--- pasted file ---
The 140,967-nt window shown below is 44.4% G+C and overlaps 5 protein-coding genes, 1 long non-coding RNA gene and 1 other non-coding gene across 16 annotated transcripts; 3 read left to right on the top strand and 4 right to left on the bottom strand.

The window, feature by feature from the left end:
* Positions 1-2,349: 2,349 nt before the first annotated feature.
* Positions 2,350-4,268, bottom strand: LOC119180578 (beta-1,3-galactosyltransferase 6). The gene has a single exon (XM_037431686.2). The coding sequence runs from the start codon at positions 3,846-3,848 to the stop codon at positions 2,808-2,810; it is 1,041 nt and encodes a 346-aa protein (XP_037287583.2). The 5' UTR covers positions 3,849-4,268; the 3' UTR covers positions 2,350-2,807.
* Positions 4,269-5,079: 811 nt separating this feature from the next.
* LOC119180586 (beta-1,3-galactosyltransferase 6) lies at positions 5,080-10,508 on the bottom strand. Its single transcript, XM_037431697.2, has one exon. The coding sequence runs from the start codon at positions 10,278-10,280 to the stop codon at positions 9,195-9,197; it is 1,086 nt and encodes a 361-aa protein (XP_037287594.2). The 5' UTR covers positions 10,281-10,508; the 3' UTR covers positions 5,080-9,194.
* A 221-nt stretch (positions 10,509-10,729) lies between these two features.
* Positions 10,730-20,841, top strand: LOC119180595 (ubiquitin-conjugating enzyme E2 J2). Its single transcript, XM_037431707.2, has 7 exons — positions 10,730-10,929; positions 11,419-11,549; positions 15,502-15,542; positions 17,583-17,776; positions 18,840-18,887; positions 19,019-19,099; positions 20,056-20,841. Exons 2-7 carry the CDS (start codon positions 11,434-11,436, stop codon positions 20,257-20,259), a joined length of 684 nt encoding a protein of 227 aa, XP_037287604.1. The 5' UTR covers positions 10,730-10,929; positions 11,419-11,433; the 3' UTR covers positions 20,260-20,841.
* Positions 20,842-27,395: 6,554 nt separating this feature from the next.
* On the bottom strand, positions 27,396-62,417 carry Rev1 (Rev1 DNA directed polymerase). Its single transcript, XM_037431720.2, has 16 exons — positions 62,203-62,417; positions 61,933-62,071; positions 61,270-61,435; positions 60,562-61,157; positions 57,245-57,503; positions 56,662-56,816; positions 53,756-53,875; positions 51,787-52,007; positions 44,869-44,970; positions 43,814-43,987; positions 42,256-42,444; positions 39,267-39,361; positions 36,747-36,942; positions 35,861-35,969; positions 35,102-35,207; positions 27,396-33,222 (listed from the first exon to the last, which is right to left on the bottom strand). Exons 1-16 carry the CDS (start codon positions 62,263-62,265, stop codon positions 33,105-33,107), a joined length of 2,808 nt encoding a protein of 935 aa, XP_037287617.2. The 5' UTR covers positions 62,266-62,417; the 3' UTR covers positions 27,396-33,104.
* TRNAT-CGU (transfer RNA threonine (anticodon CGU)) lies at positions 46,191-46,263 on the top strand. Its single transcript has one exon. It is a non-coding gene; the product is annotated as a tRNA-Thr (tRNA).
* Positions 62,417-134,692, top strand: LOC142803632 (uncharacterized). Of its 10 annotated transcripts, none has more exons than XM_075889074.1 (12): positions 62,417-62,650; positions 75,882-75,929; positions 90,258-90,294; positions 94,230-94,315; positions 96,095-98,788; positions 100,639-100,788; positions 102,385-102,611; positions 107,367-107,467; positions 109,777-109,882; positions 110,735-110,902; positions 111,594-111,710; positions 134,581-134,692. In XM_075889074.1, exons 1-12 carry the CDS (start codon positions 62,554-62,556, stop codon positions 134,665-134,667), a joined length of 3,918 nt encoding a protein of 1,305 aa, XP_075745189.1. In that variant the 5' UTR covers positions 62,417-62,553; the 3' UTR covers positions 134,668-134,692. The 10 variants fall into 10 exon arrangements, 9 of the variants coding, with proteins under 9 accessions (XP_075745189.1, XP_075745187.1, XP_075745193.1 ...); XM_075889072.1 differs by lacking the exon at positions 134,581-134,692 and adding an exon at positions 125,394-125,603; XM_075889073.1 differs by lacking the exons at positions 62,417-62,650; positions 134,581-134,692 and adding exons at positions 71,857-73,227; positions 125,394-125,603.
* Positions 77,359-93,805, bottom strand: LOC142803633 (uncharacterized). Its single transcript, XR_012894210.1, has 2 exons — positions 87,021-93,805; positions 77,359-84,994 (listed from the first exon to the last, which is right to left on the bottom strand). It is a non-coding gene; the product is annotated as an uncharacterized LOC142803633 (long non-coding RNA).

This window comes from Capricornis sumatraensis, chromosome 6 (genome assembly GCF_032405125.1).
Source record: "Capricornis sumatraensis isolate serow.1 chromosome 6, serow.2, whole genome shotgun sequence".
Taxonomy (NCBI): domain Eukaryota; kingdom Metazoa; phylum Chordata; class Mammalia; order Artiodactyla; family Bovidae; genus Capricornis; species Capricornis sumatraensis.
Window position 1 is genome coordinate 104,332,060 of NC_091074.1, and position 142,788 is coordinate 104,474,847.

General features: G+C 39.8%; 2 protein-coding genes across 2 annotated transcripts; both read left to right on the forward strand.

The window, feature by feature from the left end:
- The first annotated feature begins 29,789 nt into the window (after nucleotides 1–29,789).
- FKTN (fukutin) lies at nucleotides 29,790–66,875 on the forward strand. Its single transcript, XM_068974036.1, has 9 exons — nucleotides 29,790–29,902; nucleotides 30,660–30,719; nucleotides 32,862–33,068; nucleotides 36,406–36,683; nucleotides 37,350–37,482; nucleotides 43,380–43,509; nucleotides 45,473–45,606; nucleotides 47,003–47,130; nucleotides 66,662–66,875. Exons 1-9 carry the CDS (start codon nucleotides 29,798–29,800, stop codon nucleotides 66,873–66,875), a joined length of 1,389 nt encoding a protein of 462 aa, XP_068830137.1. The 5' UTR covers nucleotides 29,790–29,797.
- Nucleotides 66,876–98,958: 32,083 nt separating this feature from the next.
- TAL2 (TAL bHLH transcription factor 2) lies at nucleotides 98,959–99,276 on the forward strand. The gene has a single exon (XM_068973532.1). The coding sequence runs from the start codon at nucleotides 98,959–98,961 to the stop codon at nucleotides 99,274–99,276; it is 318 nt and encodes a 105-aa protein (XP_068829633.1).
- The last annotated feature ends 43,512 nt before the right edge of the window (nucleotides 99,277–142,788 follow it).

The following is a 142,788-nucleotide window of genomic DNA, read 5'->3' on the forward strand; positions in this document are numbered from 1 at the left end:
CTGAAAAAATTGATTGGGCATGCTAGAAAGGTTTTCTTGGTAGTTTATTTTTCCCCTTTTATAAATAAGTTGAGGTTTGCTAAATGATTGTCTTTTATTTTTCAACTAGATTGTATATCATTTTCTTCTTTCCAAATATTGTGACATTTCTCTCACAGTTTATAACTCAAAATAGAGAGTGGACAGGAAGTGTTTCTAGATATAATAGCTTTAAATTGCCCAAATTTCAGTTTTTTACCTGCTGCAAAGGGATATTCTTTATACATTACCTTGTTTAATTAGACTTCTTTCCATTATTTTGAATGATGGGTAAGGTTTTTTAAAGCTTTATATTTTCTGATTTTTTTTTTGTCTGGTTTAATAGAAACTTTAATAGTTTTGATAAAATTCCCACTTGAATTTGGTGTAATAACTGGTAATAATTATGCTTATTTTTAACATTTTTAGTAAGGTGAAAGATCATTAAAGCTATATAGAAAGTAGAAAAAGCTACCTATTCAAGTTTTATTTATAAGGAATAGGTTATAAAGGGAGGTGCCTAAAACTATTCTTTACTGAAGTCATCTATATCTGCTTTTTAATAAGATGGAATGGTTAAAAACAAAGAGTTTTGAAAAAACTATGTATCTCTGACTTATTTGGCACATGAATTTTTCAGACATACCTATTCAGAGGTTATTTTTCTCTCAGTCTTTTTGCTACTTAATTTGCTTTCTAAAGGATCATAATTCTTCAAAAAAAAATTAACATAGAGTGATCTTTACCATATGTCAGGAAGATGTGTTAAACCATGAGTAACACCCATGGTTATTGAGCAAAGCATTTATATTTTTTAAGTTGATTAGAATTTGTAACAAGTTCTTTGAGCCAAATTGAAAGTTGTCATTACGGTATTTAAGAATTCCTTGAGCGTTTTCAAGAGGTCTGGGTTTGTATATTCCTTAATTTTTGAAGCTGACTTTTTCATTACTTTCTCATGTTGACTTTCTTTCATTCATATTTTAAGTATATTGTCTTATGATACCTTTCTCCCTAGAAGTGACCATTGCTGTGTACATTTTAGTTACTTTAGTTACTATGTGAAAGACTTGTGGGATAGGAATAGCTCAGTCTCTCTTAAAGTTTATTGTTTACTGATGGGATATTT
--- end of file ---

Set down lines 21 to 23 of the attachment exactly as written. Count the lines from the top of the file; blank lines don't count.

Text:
- FKTN (fukutin) lies at nucleotides 29,790–66,875 on the forward strand. Its single transcript, XM_068974036.1, has 9 exons — nucleotides 29,790–29,902; nucleotides 30,660–30,719; nucleotides 32,862–33,068; nucleotides 36,406–36,683; nucleotides 37,350–37,482; nucleotides 43,380–43,509; nucleotides 45,473–45,606; nucleotides 47,003–47,130; nucleotides 66,662–66,875. Exons 1-9 carry the CDS (start codon nucleotides 29,798–29,800, stop codon nucleotides 66,873–66,875), a joined length of 1,389 nt encoding a protein of 462 aa, XP_068830137.1. The 5' UTR covers nucleotides 29,790–29,797.
- Nucleotides 66,876–98,958: 32,083 nt separating this feature from the next.
- TAL2 (TAL bHLH transcription factor 2) lies at nucleotides 98,959–99,276 on the forward strand. The gene has a single exon (XM_068973532.1). The coding sequence runs from the start codon at nucleotides 98,959–98,961 to the stop codon at nucleotides 99,274–99,276; it is 318 nt and encodes a 105-aa protein (XP_068829633.1).